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Payments

2021 Eye on Payments: Part I – Consumers’ Increasing Need for Personalization

By: Tom Pierce, Chief Marketing Officer, PSCU

Nearly 20 months after its emergence, the COVID-19 pandemic is still impacting the U.S. economy and consumers, as well as the global economic landscape. The economy and its outlook have ebbed and flowed throughout 2021, with varied consumer confidence and spending levels coupled with labor shortages and supply chain issues arising from the dynamic pandemic environment. Through all of this, one constant has been the increasing need for personalization in almost every aspect of consumers’ lives.

Welcome to Part I of our blog series on our 2021 Eye on Payments. PSCU’s fourth annual consumer payments study, released on Oct. 26, examines payment preferences among credit union members and other financial institution customers (“non-members”) across the U.S., including how they evolved over the past year. Through this research, PSCU explores the factors that influence consumers when it comes to their usage of traditional and emerging payment methods across multiple payment scenarios and how social and economic events impact payment choice. The study also explores how and why payment method preferences differ among generations and regions. Key takeaways are provided that credit unions can implement to better meet evolving payment preferences and member needs.

In this first blog from our 2021 study, we highlight the demand for personalization.

Personalization is critical.

Consumers want and expect personalization across all facets of their lives. Tech giants like Amazon, Netflix and Spotify, among others, have introduced extreme personalization to consumers when shopping online, ordering groceries, watching TV or listening to their favorite podcast. When we make a purchase on Amazon, we see suggestions for similar or complementary products. After watching a movie or television show on Netflix or other streaming services, we are shown additional content that we might be interested in watching. If you start a grocery delivery order but get called away from the app, an email is delivered reminding you that you need to finish your order and provides suggestions for other food you might need based on what is already in your cart. Personalization has seeped into the fabric of our lives – so it’s no surprise that consumers are now expecting this type of customization from their financial partners.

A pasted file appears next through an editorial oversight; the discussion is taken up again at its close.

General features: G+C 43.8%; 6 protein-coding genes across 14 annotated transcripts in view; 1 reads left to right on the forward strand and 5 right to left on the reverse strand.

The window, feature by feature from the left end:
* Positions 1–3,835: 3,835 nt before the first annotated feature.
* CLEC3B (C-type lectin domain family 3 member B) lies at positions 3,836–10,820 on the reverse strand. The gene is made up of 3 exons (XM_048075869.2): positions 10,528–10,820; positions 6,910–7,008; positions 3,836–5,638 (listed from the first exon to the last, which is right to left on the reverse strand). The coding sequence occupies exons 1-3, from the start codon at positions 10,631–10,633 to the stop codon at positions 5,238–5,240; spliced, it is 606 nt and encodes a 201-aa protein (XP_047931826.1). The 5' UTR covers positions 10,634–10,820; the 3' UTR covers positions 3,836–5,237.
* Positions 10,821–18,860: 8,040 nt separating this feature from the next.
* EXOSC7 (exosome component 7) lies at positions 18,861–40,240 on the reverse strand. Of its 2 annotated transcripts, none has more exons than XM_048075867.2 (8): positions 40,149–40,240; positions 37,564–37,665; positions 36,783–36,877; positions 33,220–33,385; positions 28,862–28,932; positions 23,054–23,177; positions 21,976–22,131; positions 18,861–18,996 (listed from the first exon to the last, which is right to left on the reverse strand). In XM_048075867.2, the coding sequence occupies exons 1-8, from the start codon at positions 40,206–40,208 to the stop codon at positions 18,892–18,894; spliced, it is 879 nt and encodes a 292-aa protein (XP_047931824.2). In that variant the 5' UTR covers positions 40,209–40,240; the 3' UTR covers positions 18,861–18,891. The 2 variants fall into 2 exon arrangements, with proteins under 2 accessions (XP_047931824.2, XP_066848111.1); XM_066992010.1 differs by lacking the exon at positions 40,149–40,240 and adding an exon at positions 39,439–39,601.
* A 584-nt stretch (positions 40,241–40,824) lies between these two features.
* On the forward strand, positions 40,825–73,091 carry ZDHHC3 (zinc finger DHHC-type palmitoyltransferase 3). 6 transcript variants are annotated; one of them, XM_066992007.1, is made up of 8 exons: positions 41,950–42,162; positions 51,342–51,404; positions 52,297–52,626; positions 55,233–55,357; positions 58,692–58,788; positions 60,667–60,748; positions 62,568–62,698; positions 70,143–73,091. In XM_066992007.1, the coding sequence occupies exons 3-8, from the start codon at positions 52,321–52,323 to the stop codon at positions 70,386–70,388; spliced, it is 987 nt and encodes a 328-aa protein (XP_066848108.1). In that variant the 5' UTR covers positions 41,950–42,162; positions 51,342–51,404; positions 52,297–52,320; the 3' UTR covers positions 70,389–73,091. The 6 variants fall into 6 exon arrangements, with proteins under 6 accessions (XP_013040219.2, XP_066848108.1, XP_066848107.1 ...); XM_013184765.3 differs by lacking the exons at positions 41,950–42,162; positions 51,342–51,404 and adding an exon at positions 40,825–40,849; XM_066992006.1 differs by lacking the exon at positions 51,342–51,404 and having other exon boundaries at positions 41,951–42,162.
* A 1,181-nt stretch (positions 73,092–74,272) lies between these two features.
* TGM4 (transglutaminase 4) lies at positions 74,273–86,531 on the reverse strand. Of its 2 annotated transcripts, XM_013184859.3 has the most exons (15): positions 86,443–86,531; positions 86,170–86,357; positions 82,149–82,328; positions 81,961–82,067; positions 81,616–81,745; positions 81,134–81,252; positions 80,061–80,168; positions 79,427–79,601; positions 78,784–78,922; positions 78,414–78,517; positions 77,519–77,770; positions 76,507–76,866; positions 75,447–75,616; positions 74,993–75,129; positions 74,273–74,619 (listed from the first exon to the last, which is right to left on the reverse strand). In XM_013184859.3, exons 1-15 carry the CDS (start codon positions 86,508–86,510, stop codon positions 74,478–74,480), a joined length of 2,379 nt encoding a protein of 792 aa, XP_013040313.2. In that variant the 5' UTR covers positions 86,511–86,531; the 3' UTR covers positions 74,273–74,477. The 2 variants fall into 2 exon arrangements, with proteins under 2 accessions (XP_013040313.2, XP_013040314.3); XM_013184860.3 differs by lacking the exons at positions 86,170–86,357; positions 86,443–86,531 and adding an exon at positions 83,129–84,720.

2021 Eye on Payments found that nearly eight out of 10 survey respondents agree or completely agree that they want to do business with a financial institution that knows them personally. Additionally, more consumers are choosing how they transact – and with which payment method – based on their personal preferences, with more than half of all respondents (62%) noting that they use a greater variety of payment methods than they did a few years ago.

There are a number of channels for credit unions to consider when it comes to personalization. One example is to set up personalized, automatic emails based on rules to target segments of consumers who need additional financial assistance or reminders to maintain their financial health. A proactive and meaningful connection like this can reduce consumer anxiety, strengthen engagement and increase loyalty through the entire lifecycle of the relationship.

When it comes to individualization and banking relationships on a regional level, Texas residents surveyed stand out from the rest of the nation. In fact, 87% of respondents from the Lone Star State say they agree or completely agree that they want to do business with a financial institution that knows them personally. The data is even more compelling for credit unions, with 94% of credit union members from Texas in agreement with that statement.

Now is the time to shift the narrative.

It is now an opportune time for credit unions to leverage the right tools and data to establish a different kind of engagement model driven by analytics: an opti-channel approach which enables credit unions to use data to deliver unique experiences based on where the member is along their financial journey.

Current tools enable users to start activities in one channel and complete them in another, but today’s members are conditioned to expect more. Credit unions can help create experiences specific to each member and their individual needs based on the value the member represents to the credit union by doing the following:

  • Integrate consumer-focused processes across all available channels.
  • Optimize each of those channel experiences.
  • Harness member data to better understand how they interact with their financial institution, including how, when and through which channel they transact to help fuel proactive connection via multiple channels.
  • Consider leaning on industry partners and organizations to provide members with the customized experiences they now expect.

By creating a truly personalized journey, credit unions can better engage with their members, increase value and deepen relationships.

Delve into the key findings and takeaways that your credit union can leverage to effectively market to members and achieve continual growth and success. Download the full 2021 Eye on Payments study now.

In his role as SVP, Chief Marketing Officer, Tom Pierce is responsible for leading and executing PSCU’s marketing and communications strategy. Pierce has successfully led marketing teams for more than 30 years, with the latter half of his career spent in the payments industry. Prior to joining PSCU, Pierce served as Chief Marketing Officer for Cardtronics, a global ATM organization serving the retail and financial services industries, where he directed a global marketing team in the development and execution of strategic marketing and communications initiatives.